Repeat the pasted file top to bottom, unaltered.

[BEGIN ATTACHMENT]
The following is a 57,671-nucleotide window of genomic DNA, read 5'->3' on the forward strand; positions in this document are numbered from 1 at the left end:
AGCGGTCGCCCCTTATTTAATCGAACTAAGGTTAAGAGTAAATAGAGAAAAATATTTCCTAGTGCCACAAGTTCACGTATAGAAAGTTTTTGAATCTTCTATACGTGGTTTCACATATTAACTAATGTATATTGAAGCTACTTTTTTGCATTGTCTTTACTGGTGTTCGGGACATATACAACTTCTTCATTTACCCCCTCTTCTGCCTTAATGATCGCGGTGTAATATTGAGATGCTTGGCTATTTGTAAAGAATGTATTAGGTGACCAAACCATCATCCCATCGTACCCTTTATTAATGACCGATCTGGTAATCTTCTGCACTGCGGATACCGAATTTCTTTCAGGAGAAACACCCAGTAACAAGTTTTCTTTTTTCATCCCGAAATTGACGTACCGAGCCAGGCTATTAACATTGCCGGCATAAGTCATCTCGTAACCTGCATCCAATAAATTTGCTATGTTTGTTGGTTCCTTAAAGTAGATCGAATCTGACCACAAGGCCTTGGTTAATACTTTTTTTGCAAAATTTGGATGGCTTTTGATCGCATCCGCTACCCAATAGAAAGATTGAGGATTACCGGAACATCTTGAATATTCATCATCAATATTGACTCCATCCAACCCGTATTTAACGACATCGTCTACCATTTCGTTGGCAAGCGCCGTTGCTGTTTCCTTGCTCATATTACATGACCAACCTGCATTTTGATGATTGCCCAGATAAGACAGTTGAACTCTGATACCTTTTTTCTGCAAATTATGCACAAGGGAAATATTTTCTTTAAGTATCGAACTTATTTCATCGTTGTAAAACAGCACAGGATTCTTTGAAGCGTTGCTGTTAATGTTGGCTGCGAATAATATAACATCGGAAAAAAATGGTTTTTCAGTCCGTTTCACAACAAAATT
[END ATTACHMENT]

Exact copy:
The following is a 57,671-nucleotide window of genomic DNA, read 5'->3' on the forward strand; positions in this document are numbered from 1 at the left end:
AGCGGTCGCCCCTTATTTAATCGAACTAAGGTTAAGAGTAAATAGAGAAAAATATTTCCTAGTGCCACAAGTTCACGTATAGAAAGTTTTTGAATCTTCTATACGTGGTTTCACATATTAACTAATGTATATTGAAGCTACTTTTTTGCATTGTCTTTACTGGTGTTCGGGACATATACAACTTCTTCATTTACCCCCTCTTCTGCCTTAATGATCGCGGTGTAATATTGAGATGCTTGGCTATTTGTAAAGAATGTATTAGGTGACCAAACCATCATCCCATCGTACCCTTTATTAATGACCGATCTGGTAATCTTCTGCACTGCGGATACCGAATTTCTTTCAGGAGAAACACCCAGTAACAAGTTTTCTTTTTTCATCCCGAAATTGACGTACCGAGCCAGGCTATTAACATTGCCGGCATAAGTCATCTCGTAACCTGCATCCAATAAATTTGCTATGTTTGTTGGTTCCTTAAAGTAGATCGAATCTGACCACAAGGCCTTGGTTAATACTTTTTTTGCAAAATTTGGATGGCTTTTGATCGCATCCGCTACCCAATAGAAAGATTGAGGATTACCGGAACATCTTGAATATTCATCATCAATATTGACTCCATCCAACCCGTATTTAACGACATCGTCTACCATTTCGTTGGCAAGCGCCGTTGCTGTTTCCTTGCTCATATTACATGACCAACCTGCATTTTGATGATTGCCCAGATAAGACAGTTGAACTCTGATACCTTTTTTCTGCAAATTATGCACAAGGGAAATATTTTCTTTAAGTATCGAACTTATTTCATCGTTGTAAAACAGCACAGGATTCTTTGAAGCGTTGCTGTTAATGTTGGCTGCGAATAATATAACATCGGAAAAAAATGGTTTTTCAGTCCGTTTCACAACAAAATT